Dr. Roach: Can SAM-e help with arthritis, depression?
Dear Dr. Roach: I have been taking sertraline (100 mg) and bupropion for depression. Due to the number of medications I am on for physical ailments, I would like to be weaned off the antidepressants. In a recent column, you suggested that SAM-e might be a safe and effective alternative to antidepressants. Do you feel that it might be worthwhile to go off the antidepressants and start on the SAM-e? In addition to SAM-e being helpful with depression, your recent column suggested that the SAM-e might help with joint problems. I have arthritis in my hip, but due to a history of stomach ulcers, I am reluctant to treat the arthritis with NSAIDs. Would you recommend trying the SAM-e for treating the arthritis in my hip?
Dear R.S.: You should never stop any medication without discussing this with the clinician who prescribed it. This is particularly true with medicines for psychiatric conditions that have the potential to cloud judgment.
I recommended SAM-e as an alternative to prescription antidepressants but did not mean to suggest that it is as effective as those prescription drugs. The combination of bupropion and sertraline is a common and often effective one, and I would again urge you to discuss whether your situation supports a trial of SAM-e or other alternative medication or non-medication treatment.
SAM-e for arthritis may be helpful, and it is possible, but not certain, that your need for prescription antidepression medicine will decrease due to the antidepressant effect of SAM-e.
Dear Dr. Roach: I received silicone-gel breast implants a few years ago. After six months or so, I began to have strange symptoms, including joint pain, fatigue and terrible hives. The condition got worse over time, and neither an allergist nor a dermatologist could conclusively diagnose a reason for the symptoms. The surgeon who implanted them insisted that the implants were biochemically inert and even if they leaked or ruptured, would not cause any reactions similar to my symptoms.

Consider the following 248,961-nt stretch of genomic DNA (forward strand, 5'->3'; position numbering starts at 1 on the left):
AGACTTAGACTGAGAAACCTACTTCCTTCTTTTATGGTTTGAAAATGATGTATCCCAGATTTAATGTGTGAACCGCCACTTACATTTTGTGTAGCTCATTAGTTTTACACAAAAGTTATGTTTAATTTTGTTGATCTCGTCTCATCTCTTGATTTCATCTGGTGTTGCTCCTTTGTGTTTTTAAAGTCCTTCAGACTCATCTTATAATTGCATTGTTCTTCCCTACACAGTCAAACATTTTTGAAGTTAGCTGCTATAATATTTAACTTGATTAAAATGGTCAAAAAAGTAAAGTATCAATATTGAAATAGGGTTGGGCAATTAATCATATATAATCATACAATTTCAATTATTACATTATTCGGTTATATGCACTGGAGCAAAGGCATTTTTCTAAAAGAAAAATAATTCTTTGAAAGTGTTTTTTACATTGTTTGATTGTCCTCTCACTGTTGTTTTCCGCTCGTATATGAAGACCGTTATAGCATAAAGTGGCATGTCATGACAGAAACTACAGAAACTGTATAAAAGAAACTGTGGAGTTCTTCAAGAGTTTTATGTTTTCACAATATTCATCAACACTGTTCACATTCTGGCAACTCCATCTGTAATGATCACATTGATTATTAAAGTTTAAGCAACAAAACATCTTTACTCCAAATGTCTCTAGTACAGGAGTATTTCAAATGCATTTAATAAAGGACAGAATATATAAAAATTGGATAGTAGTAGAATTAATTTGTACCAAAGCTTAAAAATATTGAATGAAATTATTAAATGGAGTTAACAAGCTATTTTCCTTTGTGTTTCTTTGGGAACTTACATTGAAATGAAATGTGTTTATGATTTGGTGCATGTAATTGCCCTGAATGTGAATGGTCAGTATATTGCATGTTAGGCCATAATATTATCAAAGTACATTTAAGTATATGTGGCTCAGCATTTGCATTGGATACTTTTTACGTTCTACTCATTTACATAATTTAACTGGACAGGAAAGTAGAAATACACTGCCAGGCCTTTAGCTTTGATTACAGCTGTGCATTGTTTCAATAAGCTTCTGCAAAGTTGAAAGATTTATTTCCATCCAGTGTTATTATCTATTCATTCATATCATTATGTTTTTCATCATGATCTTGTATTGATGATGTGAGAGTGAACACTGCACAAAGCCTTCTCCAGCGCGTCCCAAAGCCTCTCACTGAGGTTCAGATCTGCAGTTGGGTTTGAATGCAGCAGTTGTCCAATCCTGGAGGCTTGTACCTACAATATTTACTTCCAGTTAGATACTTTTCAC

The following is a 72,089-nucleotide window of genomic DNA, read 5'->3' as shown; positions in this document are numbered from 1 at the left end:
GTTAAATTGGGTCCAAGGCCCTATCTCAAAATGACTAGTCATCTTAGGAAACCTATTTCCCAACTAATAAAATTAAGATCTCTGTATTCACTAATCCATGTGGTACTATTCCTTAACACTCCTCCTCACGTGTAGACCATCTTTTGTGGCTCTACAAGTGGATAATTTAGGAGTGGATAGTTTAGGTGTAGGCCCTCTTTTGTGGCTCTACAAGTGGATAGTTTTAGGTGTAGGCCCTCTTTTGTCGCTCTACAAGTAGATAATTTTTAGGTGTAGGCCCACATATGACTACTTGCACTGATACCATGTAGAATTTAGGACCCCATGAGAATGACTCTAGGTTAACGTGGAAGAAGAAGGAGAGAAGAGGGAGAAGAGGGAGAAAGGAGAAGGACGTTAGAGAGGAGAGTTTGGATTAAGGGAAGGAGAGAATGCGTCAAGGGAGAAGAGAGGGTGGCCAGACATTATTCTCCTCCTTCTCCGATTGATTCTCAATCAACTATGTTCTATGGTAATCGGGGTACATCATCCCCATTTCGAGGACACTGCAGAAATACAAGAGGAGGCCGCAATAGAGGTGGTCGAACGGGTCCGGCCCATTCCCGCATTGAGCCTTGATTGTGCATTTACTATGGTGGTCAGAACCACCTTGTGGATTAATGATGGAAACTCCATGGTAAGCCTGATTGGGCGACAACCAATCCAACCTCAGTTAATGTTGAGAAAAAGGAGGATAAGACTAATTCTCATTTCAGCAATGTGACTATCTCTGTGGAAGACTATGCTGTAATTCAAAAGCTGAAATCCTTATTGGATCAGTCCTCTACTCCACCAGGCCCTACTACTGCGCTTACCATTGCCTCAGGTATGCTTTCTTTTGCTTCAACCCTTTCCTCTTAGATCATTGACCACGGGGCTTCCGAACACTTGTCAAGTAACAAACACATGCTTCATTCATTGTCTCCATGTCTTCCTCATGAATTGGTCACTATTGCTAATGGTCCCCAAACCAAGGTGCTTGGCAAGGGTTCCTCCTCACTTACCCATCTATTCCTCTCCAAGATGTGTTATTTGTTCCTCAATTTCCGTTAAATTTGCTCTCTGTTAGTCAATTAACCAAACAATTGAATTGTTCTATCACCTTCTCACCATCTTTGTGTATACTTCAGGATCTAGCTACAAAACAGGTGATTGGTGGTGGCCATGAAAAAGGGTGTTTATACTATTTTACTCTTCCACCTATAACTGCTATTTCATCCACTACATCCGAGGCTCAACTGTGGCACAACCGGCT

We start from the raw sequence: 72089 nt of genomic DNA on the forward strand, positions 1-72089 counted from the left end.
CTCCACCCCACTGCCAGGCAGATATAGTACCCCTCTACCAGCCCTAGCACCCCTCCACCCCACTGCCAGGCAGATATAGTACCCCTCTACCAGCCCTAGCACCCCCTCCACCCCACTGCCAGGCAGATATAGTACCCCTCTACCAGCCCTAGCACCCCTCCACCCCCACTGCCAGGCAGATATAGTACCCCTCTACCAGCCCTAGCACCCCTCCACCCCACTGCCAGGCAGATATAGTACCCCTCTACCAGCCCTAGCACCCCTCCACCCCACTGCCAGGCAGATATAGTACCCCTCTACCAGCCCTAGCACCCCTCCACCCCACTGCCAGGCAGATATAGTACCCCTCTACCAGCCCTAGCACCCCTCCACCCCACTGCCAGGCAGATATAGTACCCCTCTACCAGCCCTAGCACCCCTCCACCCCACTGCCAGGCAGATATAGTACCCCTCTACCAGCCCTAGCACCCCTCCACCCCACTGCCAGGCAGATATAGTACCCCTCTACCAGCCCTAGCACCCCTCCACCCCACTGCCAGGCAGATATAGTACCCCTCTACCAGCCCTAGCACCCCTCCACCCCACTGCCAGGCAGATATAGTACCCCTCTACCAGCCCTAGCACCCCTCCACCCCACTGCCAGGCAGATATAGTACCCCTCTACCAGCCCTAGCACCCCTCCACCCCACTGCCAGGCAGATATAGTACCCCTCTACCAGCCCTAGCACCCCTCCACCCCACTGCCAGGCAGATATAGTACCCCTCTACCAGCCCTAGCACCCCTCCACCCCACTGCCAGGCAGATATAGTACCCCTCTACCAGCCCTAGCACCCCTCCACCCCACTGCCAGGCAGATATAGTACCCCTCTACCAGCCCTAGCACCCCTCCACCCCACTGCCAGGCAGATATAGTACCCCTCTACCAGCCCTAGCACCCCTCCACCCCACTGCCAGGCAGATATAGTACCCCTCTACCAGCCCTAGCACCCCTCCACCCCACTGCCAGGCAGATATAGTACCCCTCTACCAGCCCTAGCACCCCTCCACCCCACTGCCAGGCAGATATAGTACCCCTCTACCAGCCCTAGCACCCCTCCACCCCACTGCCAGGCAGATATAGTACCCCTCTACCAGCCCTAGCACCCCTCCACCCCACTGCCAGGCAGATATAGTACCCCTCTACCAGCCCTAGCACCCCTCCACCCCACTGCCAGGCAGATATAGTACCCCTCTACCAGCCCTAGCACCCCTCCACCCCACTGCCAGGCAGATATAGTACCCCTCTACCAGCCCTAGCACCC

Finally, after seeing an exceptional and thorough endocrinologist, who ran a battery of tests, I was diagnosed with a severe autoimmune reaction to the silicone, from the implants either leaking or rupturing. He recommended that I have them removed as soon as possible.
I want to make other women aware of this. Have you any additional information about this that you could share?
Dear Anon: Whether silicone breast implants cause autoimmune disease has been highly controversial. The Food and Drug Administration, having reviewed the evidence, concluded: “There is no apparent association between silicone-gel-filled breast implants and connective tissue disease, breast cancer or reproductive problems. Associations that are very rare or that take many years to manifest may not be detected using currently available data.” The Institute of Medicine also reviewed the studies and came to the same conclusion.
This does not mean that you don’t have autoimmune disease. It doesn’t mean that breast implants might not cause autoimmune disease in some women. It says only that the majority of studies have been unable to prove that there is a large risk of autoimmune disease in women who have silicone breast implants.
I will say that I don’t know what tests the endocrinologist you saw performed, because I don’t know of any tests that can definitively show that an individual is suffering from an autoimmune reaction to silicone.
Women should be aware that there are risks associated with breast implants, including infection, bleeding, rupture of the implants, less-than-expected cosmetic results and possibly very small increase in a rare type of breast cancer. Some reports suggest that women with many allergies are at a higher risk for developing complications from breast implants.
Readers may email questions to ToYourGoodHealth@med.cornell.edu.